Published online by Cambridge University Press: 05 October 2012
Essential Pain Pharmacology: The Prescriber’s Guide, to be called hereafter the “Pain Guide,” gives practical information on the use of a wide array of drugs in the clinical practice of pain management. It shows the wealth of pain treatment options available, and gives guidance for the large percentage of patients who may not respond to standard treatments (so-called nonresponders).
It would be impossible to include all available information about any drug in a single work, and no attempt is made here to be comprehensive. The purpose of this guide is instead to integrate the art of managing the patient with pain with the science of pain pharmacology. That means including only essential but useful facts in order to keep things short. Unfortunately that also means excluding less critical facts as well as extraneous information, which may nevertheless be useful to the reader but would make the book too long and dilute the most important information. In deciding what to include and what to omit, the authors have drawn upon common sense and over 50 years of combined clinical experience with patients. They have also consulted with many experienced clinicians and analyzed the evidence from controlled clinical trials and regulatory filings with government agencies.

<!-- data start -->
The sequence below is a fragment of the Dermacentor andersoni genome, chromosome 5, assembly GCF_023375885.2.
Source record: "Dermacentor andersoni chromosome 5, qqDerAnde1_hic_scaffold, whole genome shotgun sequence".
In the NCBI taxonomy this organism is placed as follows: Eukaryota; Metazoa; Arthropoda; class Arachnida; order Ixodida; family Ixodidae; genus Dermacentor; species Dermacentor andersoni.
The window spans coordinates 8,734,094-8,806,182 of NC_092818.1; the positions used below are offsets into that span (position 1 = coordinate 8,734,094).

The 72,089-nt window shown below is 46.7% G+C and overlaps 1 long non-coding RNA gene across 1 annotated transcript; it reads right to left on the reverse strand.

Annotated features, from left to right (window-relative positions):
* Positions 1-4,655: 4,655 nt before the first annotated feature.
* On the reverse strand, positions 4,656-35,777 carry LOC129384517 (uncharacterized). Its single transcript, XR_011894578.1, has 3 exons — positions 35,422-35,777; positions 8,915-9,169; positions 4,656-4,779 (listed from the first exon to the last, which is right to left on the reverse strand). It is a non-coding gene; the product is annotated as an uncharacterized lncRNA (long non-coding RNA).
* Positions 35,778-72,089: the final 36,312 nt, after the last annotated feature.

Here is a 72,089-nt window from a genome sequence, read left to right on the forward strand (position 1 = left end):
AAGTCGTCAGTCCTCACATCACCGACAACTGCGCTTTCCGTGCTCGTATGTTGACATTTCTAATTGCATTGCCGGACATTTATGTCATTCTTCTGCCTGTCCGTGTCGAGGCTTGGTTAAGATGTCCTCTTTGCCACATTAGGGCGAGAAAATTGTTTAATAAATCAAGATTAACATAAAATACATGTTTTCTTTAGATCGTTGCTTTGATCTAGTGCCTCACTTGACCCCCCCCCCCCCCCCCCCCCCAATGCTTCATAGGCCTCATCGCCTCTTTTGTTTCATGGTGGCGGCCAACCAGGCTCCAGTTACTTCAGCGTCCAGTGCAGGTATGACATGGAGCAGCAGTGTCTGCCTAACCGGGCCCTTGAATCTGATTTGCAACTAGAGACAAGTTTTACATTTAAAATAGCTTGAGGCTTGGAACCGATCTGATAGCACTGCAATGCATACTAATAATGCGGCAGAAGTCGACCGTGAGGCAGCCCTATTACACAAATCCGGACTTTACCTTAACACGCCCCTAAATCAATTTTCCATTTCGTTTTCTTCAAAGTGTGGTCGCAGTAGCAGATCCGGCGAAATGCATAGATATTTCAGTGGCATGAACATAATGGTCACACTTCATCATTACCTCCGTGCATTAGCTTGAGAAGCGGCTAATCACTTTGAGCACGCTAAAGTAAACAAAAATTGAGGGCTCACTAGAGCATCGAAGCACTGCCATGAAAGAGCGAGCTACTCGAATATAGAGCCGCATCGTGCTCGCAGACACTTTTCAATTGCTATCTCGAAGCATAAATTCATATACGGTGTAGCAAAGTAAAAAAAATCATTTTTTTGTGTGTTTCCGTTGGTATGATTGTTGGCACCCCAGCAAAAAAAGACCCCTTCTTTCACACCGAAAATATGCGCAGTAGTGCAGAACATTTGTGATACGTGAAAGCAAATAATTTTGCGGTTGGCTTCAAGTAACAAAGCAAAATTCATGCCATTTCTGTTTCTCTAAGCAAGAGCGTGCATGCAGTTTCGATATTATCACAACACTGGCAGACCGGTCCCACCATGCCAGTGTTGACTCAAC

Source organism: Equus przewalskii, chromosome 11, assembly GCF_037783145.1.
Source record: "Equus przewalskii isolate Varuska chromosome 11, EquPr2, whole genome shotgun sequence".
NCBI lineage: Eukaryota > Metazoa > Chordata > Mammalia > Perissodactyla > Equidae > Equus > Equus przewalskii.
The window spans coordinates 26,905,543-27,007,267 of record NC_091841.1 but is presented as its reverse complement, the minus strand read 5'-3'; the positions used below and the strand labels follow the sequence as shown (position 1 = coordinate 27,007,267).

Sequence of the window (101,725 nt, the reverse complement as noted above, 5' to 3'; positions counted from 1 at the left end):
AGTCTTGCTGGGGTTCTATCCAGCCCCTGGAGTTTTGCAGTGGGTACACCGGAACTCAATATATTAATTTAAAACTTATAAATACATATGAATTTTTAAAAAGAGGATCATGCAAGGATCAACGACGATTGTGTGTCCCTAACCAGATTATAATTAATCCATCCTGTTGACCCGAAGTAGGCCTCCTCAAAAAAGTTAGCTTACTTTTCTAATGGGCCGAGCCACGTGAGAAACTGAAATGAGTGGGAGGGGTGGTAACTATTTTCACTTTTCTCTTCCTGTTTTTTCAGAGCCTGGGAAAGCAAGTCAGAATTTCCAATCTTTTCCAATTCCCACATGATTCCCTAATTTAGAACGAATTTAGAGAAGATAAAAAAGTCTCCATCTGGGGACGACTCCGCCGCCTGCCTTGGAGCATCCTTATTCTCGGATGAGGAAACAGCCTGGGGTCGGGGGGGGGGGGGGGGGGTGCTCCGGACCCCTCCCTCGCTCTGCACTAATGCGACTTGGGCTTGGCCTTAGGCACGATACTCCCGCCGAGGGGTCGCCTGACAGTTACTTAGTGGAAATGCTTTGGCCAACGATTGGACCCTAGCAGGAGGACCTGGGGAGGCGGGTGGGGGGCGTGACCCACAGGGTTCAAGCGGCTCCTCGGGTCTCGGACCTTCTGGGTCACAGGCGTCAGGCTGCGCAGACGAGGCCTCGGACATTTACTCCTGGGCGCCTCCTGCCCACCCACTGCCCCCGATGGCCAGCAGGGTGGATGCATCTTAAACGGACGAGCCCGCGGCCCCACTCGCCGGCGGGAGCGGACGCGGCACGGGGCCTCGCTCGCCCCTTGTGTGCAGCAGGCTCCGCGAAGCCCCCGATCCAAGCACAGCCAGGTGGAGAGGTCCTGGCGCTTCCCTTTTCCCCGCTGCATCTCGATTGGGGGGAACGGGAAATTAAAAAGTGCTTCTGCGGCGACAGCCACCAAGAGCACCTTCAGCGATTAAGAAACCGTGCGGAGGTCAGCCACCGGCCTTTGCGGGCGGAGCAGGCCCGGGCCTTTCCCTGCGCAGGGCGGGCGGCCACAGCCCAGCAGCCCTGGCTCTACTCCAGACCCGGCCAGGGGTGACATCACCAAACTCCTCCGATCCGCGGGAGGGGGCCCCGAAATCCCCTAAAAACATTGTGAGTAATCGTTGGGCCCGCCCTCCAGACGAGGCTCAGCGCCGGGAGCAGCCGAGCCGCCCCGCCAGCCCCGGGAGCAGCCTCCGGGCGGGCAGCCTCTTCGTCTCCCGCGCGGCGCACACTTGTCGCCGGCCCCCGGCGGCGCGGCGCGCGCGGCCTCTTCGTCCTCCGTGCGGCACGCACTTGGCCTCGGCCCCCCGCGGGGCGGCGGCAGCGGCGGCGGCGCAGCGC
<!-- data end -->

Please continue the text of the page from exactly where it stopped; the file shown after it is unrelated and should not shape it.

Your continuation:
In addition to new and old drugs for chronic pain, the Pain Guide introduces the use of some nutraceuticals and medical food. When appropriate, these compounds can effectively be incorporated in the management of this patient population in order to ameliorate the patients’ pain as well as improving their overall well-being. Guidance on the use of these compounds in combination with conventional pain therapies can be difficult to locate; wherever possible the authors have provided this information in the Drug Interactions text.